I really want to study representation theory. I hardly know it but it seems to be a computational/information theoretic subset of mathematics.

> One of the things I'm always struck by is how similar the process of writing code is to writing a math paper.

Except when coding you never have to write down any proofs :)

> the math that comes up in software tends to be routine, easy stuff.

Software is easy until it grows big.

Math is often elegant because the problem can usually be stated in a concise way. In contrast, software usually has an ever growing list of requirements. It is balancing those requirements that makes software difficult.

TDD is proof by construction

TDD is very far from [formal] proofs.

Out of interest, how close are formal methods to the mathematical standard for proofs? VDM-SL was part of my degree, but the lecturer ended up showing more limitations than strengths by getting his own example wrong, and sadly I've had no real-life experience with them because none of my career to date has involved things that need to be proven correct.

That's shifting the goal post. But sure, jesuslop's pointer to the Curry-Howard-correspondance is closer to the meat.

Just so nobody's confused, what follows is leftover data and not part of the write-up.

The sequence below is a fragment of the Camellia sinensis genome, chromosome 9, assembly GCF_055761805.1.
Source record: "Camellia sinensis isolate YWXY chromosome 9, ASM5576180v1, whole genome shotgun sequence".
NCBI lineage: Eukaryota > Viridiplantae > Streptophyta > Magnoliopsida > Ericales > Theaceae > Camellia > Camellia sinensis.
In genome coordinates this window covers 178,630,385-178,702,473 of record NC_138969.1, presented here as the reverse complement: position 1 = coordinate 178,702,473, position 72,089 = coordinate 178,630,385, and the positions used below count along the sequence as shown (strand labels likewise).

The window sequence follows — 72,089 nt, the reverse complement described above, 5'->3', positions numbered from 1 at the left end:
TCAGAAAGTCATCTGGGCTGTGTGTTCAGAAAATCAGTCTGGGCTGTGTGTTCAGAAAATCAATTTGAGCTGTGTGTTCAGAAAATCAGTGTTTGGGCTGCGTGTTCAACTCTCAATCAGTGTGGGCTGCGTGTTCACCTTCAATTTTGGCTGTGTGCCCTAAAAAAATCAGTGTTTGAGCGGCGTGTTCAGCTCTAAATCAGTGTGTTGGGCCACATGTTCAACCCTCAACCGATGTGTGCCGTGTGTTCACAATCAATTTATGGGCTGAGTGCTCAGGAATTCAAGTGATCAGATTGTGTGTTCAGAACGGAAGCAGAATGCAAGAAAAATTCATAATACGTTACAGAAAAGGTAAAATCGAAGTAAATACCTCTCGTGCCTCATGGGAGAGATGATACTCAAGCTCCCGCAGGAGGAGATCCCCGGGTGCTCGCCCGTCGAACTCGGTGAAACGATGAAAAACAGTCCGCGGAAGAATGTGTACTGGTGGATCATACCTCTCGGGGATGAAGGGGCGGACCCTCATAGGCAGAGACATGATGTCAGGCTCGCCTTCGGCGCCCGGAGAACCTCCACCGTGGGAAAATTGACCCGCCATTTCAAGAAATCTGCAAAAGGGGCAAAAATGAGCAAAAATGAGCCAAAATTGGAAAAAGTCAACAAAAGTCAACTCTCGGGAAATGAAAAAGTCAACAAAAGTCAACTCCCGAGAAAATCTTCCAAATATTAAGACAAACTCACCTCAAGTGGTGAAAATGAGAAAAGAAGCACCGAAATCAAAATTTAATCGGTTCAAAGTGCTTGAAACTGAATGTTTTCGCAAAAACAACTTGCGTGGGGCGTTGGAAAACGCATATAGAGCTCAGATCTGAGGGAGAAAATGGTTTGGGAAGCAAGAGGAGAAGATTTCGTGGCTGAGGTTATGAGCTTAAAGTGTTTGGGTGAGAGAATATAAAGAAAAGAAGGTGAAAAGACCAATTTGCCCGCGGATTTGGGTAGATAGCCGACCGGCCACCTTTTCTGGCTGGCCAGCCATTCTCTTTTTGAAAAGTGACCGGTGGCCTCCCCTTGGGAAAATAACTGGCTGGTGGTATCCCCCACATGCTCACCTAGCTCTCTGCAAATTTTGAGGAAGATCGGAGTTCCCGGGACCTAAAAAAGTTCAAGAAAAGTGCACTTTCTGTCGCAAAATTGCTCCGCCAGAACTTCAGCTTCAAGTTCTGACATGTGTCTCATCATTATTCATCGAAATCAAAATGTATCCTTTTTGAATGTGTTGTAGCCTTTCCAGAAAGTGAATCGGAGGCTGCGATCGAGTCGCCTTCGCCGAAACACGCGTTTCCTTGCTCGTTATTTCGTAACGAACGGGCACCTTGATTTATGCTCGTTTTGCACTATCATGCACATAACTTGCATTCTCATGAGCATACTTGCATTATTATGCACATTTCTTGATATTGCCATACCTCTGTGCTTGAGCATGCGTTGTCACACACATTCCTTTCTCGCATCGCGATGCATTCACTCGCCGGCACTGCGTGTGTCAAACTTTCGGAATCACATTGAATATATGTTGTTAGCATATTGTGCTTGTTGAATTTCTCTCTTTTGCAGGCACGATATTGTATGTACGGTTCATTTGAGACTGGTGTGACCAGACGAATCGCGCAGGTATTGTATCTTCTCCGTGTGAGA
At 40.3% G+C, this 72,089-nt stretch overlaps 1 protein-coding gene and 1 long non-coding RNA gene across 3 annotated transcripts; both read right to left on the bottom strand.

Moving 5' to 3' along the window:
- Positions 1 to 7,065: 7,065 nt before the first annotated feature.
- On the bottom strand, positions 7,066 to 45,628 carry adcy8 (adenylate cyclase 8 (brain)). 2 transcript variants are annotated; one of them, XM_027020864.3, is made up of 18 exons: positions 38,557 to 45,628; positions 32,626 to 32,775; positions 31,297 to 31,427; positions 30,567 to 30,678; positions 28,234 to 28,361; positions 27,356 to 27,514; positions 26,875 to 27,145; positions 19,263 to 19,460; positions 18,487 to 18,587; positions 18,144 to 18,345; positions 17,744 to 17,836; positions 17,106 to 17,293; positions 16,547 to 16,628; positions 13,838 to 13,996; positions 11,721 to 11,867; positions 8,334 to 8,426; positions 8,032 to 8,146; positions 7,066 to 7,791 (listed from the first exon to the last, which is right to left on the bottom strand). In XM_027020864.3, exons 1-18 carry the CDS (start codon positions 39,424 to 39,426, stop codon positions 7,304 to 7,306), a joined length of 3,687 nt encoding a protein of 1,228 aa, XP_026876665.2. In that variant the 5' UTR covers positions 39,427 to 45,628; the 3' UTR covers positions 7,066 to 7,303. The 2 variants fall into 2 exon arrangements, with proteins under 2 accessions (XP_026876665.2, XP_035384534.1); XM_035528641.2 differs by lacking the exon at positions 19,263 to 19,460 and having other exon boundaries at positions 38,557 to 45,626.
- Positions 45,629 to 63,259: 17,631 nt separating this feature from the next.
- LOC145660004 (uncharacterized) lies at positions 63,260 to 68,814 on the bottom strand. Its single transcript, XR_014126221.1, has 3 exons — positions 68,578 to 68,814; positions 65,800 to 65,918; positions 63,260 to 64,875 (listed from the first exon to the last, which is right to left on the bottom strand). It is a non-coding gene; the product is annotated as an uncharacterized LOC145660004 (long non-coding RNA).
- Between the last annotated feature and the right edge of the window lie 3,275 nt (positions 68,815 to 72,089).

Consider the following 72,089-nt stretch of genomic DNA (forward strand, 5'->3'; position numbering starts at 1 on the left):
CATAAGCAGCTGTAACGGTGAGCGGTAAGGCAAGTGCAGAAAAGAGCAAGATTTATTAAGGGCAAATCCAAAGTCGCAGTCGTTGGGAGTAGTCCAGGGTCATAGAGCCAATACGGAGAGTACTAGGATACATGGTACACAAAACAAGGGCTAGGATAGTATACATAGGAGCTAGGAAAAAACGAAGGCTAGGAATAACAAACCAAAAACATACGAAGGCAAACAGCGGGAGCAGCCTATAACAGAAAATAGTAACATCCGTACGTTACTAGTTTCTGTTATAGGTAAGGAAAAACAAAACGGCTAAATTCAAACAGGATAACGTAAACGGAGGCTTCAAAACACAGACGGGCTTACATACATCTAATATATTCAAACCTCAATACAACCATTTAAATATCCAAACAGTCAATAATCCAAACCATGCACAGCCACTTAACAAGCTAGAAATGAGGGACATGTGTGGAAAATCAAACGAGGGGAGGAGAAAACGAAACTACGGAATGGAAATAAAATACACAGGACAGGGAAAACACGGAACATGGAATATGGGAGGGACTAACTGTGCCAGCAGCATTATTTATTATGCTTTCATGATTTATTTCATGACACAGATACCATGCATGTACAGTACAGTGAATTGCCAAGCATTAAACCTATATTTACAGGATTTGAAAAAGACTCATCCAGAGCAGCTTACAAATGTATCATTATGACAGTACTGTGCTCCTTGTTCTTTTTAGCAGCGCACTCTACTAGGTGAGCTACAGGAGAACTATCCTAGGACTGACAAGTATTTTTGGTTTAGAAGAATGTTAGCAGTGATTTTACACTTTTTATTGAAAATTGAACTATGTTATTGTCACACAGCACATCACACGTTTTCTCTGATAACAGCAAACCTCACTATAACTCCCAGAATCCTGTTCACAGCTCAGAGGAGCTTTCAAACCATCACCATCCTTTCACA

You know, propositions are types, proofs are programs :-), thanks to Howard & Haskell Curry, somewhat culprit of the functional frenzy.

Here is the levels of absolute truth in our universe in terms of dependency:

Mathematics > Physics > Chemistry > Biology > Physiology > Medicine

Discoveries in mathematics are truths about the universe. They are deeper than particle physics in some respects. Some parts of mathematics might seem abstract but every mathematical system uses the naturals in its axioms or representation. The naturals are directly based on counting, based on the nature of macroscopic objects in our universe. The universe enforces rules, and the facts about naturals, and systems built upon them, are truths that directly point at the nature of information and complexity in our universe.

Why should mathematicians apologize? Hardy was wrong, mathematics can lead to nukes. But its the base level of truth, there is no other scientific discipline that discerns the patterns of the most abstract physicality - objects, and gleans truths, rules for how objects interact.